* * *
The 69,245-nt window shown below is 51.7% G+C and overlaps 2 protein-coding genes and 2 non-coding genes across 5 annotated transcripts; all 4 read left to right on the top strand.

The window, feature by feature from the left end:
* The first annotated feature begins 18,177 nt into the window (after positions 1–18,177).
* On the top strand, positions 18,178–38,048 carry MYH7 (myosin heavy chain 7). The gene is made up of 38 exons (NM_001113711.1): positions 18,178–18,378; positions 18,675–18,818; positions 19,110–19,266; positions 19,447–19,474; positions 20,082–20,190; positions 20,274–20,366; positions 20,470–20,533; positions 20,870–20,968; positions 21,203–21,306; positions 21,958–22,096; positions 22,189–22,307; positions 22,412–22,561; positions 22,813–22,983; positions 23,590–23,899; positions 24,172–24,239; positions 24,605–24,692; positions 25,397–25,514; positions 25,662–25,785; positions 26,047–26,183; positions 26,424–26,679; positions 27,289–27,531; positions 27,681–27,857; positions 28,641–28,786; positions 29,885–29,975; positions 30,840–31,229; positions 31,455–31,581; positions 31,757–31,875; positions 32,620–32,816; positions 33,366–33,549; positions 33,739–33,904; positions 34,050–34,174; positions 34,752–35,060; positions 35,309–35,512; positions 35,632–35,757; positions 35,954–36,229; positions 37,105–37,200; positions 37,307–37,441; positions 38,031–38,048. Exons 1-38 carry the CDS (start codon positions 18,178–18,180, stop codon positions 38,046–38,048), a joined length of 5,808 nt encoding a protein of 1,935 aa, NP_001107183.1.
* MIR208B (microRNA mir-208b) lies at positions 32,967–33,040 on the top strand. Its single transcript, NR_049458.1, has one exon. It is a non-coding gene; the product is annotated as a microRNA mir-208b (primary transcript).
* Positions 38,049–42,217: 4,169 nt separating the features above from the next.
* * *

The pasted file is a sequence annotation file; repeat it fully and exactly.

The 69,245-nt window shown below is 51.7% G+C and overlaps 2 protein-coding genes and 2 non-coding genes across 5 annotated transcripts; all 4 read left to right on the top strand.

The window, feature by feature from the left end:
* The first annotated feature begins 18,177 nt into the window (after positions 1–18,177).
* On the top strand, positions 18,178–38,048 carry MYH7 (myosin heavy chain 7). The gene is made up of 38 exons (NM_001113711.1): positions 18,178–18,378; positions 18,675–18,818; positions 19,110–19,266; positions 19,447–19,474; positions 20,082–20,190; positions 20,274–20,366; positions 20,470–20,533; positions 20,870–20,968; positions 21,203–21,306; positions 21,958–22,096; positions 22,189–22,307; positions 22,412–22,561; positions 22,813–22,983; positions 23,590–23,899; positions 24,172–24,239; positions 24,605–24,692; positions 25,397–25,514; positions 25,662–25,785; positions 26,047–26,183; positions 26,424–26,679; positions 27,289–27,531; positions 27,681–27,857; positions 28,641–28,786; positions 29,885–29,975; positions 30,840–31,229; positions 31,455–31,581; positions 31,757–31,875; positions 32,620–32,816; positions 33,366–33,549; positions 33,739–33,904; positions 34,050–34,174; positions 34,752–35,060; positions 35,309–35,512; positions 35,632–35,757; positions 35,954–36,229; positions 37,105–37,200; positions 37,307–37,441; positions 38,031–38,048. Exons 1-38 carry the CDS (start codon positions 18,178–18,180, stop codon positions 38,046–38,048), a joined length of 5,808 nt encoding a protein of 1,935 aa, NP_001107183.1.
* MIR208B (microRNA mir-208b) lies at positions 32,967–33,040 on the top strand. Its single transcript, NR_049458.1, has one exon. It is a non-coding gene; the product is annotated as a microRNA mir-208b (primary transcript).
* Positions 38,049–42,217: 4,169 nt separating the features above from the next.